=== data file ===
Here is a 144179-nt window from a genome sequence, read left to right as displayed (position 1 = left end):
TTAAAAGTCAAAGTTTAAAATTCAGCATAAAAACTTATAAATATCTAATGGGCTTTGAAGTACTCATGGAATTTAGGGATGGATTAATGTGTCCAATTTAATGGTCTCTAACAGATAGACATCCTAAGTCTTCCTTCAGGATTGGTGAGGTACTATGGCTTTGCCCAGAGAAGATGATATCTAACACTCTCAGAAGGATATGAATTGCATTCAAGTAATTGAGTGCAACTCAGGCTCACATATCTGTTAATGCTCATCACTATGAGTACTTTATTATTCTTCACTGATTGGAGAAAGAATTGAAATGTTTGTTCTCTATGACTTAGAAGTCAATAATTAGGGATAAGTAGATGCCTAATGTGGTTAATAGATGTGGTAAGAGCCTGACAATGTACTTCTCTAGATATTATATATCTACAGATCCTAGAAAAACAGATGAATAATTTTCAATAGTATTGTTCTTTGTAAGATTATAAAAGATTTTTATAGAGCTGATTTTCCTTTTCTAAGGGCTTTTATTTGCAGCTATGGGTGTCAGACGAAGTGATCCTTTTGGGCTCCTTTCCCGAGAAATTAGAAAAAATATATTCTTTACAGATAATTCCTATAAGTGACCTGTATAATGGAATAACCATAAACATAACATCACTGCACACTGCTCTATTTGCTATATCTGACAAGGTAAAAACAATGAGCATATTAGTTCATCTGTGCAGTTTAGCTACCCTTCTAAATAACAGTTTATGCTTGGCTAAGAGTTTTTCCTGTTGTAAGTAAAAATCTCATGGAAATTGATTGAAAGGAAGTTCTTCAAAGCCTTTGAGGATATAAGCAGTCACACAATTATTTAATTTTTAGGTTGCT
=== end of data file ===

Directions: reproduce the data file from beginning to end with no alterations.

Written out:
Here is a 144179-nt window from a genome sequence, read left to right as displayed (position 1 = left end):
TTAAAAGTCAAAGTTTAAAATTCAGCATAAAAACTTATAAATATCTAATGGGCTTTGAAGTACTCATGGAATTTAGGGATGGATTAATGTGTCCAATTTAATGGTCTCTAACAGATAGACATCCTAAGTCTTCCTTCAGGATTGGTGAGGTACTATGGCTTTGCCCAGAGAAGATGATATCTAACACTCTCAGAAGGATATGAATTGCATTCAAGTAATTGAGTGCAACTCAGGCTCACATATCTGTTAATGCTCATCACTATGAGTACTTTATTATTCTTCACTGATTGGAGAAAGAATTGAAATGTTTGTTCTCTATGACTTAGAAGTCAATAATTAGGGATAAGTAGATGCCTAATGTGGTTAATAGATGTGGTAAGAGCCTGACAATGTACTTCTCTAGATATTATATATCTACAGATCCTAGAAAAACAGATGAATAATTTTCAATAGTATTGTTCTTTGTAAGATTATAAAAGATTTTTATAGAGCTGATTTTCCTTTTCTAAGGGCTTTTATTTGCAGCTATGGGTGTCAGACGAAGTGATCCTTTTGGGCTCCTTTCCCGAGAAATTAGAAAAAATATATTCTTTACAGATAATTCCTATAAGTGACCTGTATAATGGAATAACCATAAACATAACATCACTGCACACTGCTCTATTTGCTATATCTGACAAGGTAAAAACAATGAGCATATTAGTTCATCTGTGCAGTTTAGCTACCCTTCTAAATAACAGTTTATGCTTGGCTAAGAGTTTTTCCTGTTGTAAGTAAAAATCTCATGGAAATTGATTGAAAGGAAGTTCTTCAAAGCCTTTGAGGATATAAGCAGTCACACAATTATTTAATTTTTAGGTTGCT